Isao Takahata isn’t as well known in the U.S. as his fellow anime director and Studio Ghibli co-founder Hayao Miyazaki—partly because Takahata hasn’t made a film in 14 years. That alone is enough to make his latest, The Tale of the Princess Kaguya, a unique event. But this release is made even more special by the persistent rumor that it may be his last.
The 78-year-old Takahata hasn’t been as definitive on the subject of retirement as the 73-year-old Miyazaki, but with Studio Ghibli on an open-ended hiatus as of this summer, the future is murky to say the least (especially if Takahata plans on waiting another 14 years between films). For now, animation fans can be grateful there’s a new Ghibli to see. And happily, just like the recent The Wind Rises (which served as Miyazaki’s possible swan song), Kaguya is a defiantly idiosyncratic masterwork that amply demonstrates how much the film world has to lose if these virtuoso artists indeed call it quits.
Based on the beloved 10th-century Japanese folk legend The Tale of the Bamboo Cutter, Kaguya tells the story of an aging bamboo cutter who discovers a mysterious tiny girl, no bigger than the palm of his hand, inside a stalk of bamboo. Things get even more bizarre when he brings the miniature being home to his wife. The itty bitty lady transforms into a baby, whom the couple promptly name Kaguya and decide to raise as their own. As the days go by, Kaguya continues to change, aging at an indeterminate but certainly unusual pace. She wows the local kids in her rural area with her fearless spirit, knowledge of nature and music, and inexplicable growth spurts, while simultaneously attracting the attention of young Sutemaru, who could become the love of her life.
Or maybe he would have, if Kaguya’s father didn’t have other ideas. Returning to the tree of his original discovery, he cuts deeper into the bamboo and discovers a modest fortune of gold and fine clothes. Convinced Kaguya is a princess, he moves the entire family to a lavish dwelling in Kyoto and prepares Kaguya to entertain rich suitors with the help of regal tutor Lady Sagami. Word of Kaguya’s beauty spreads throughout the city and five distinguished gentlemen vie for her hand, but Kaguya cheekily assigns them each impossible tasks to prove their worth. Eventually the Emperor himself makes a play, but Kaguya steadfastly refuses to be treated as a trophy.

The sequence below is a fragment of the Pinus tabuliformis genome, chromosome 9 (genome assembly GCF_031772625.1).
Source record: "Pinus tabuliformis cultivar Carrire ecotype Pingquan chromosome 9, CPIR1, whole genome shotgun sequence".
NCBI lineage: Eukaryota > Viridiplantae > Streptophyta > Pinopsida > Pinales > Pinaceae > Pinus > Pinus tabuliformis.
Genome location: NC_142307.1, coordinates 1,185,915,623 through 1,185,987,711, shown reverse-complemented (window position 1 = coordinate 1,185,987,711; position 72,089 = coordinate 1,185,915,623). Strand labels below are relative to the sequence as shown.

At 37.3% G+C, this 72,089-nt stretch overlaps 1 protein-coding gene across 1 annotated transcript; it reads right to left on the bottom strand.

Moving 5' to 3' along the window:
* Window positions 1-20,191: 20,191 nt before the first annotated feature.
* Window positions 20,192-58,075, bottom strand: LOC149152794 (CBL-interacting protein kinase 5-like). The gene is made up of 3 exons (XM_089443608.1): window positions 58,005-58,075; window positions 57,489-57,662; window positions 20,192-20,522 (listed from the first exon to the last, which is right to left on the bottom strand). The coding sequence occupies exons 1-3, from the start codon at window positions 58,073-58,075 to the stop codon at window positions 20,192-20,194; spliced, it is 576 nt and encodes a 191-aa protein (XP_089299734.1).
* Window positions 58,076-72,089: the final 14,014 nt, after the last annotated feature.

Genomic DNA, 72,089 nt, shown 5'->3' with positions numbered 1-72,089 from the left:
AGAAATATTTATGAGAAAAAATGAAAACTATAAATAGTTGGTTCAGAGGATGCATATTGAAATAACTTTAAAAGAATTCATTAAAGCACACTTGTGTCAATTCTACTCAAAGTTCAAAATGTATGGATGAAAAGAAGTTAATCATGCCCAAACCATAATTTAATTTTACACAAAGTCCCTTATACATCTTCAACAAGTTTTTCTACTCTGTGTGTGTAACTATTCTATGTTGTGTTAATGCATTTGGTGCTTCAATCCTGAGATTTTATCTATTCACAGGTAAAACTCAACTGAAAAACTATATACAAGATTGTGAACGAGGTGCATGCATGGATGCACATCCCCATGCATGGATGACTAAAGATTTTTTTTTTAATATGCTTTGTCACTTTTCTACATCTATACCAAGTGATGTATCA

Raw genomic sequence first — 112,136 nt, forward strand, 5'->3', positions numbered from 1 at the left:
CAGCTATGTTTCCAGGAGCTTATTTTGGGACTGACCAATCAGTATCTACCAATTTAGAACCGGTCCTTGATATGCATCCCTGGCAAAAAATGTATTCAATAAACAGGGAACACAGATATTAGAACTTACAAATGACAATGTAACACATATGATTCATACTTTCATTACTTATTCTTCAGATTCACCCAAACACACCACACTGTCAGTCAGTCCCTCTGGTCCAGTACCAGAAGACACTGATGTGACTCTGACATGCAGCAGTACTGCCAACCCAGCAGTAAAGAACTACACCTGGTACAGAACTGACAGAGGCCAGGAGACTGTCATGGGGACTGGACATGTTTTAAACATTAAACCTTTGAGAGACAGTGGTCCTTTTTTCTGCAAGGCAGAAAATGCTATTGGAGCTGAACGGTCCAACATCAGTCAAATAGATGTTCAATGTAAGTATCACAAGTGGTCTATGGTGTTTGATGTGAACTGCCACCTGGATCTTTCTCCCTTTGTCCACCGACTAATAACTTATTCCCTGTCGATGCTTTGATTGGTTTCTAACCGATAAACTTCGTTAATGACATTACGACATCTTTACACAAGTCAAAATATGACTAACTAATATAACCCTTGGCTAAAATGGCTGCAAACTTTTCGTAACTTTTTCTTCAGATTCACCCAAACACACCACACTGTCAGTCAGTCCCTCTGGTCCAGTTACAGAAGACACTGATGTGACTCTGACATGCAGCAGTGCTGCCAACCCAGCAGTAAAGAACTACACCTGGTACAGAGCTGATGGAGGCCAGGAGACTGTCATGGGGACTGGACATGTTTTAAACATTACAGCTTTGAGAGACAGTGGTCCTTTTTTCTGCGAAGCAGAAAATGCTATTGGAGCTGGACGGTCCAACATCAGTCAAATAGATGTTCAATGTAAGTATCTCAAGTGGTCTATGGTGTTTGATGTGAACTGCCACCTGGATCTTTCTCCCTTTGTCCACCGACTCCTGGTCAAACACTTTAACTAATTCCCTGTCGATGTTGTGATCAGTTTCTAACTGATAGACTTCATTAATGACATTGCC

A story that’s more than a thousand years old probably doesn’t mandate a spoiler alert, but for Western audiences unfamiliar with the original tale, suffice it to say that Kaguya’s origins in the bamboo stalk are explained in a way that classifies the story as “proto-science fiction.” Takahata is particularly interested in exploring what Kaguya learns during her incredible journey, ensuring the film works as a primal myth that also forwards a timely message of a woman’s right to choose her own path in a male-dominated society.
However, what makes Takahata’s Kaguya really shine is its breathtaking animation—both simple and sophisticated, and worlds apart from the Hollywood CG norm and even the exquisite artistry of Miyazaki. Kaguya’s style achieves a timeless beauty specifically crafted to evoke humble materials: hand drawn, watercolors, charcoal. You’re tempted to pause each frame and savor it as a work of art, and yet the film moves with a brisk polish that only adds to the transporting quality of the elegant visuals. Kaguya is truly something to see, a rare and ravishing film with imagery so powerful that it might be just as affecting with no audio at all.
That said, the version reviewed included the original Japanese audio track, while the U.S. theatrical release will offer an English-language dub featuring the voices of Chloë Grace Moretz as Kaguya, James Caan and Mary Steenburgen as her parents, Darren Criss as Sutemaru and Lucy Liu as Sagami. While I typically find it preferable to experience Ghibli films in Japanese, the quality and attention put toward the English dubs in recent years has been painstaking.
Also worth noting, while Kaguya is nowhere near as emotionally taxing as Takahata’s best-known work—the devastating WWII homefront drama Grave of the Fireflies—the PG-rated film is not ideal viewing for small children. Even some adults will be strained by the leisurely 137-minute running time (something the film generally earns, once you settle into its rhythms), while the themes and issues raised will undoubtedly play better for mature viewers.
That’s one of the primary reasons we’d never stop mourning Ghibli if the animation powerhouse truly closed its doors for good: they’ve proven over and over again that the beauty and transcendence possible in great animation make it an art form far too important to dismiss as mere kid’s stuff.
Director: Isao Takahata
Writers: Isao Takahata, Riko Sakaguchi
Starring: Chloë Grace Moretz, James Caan, Mary Steenburgen, Darren Criss, Lucy Liu (voices)
Release Date: Oct. 17, 2014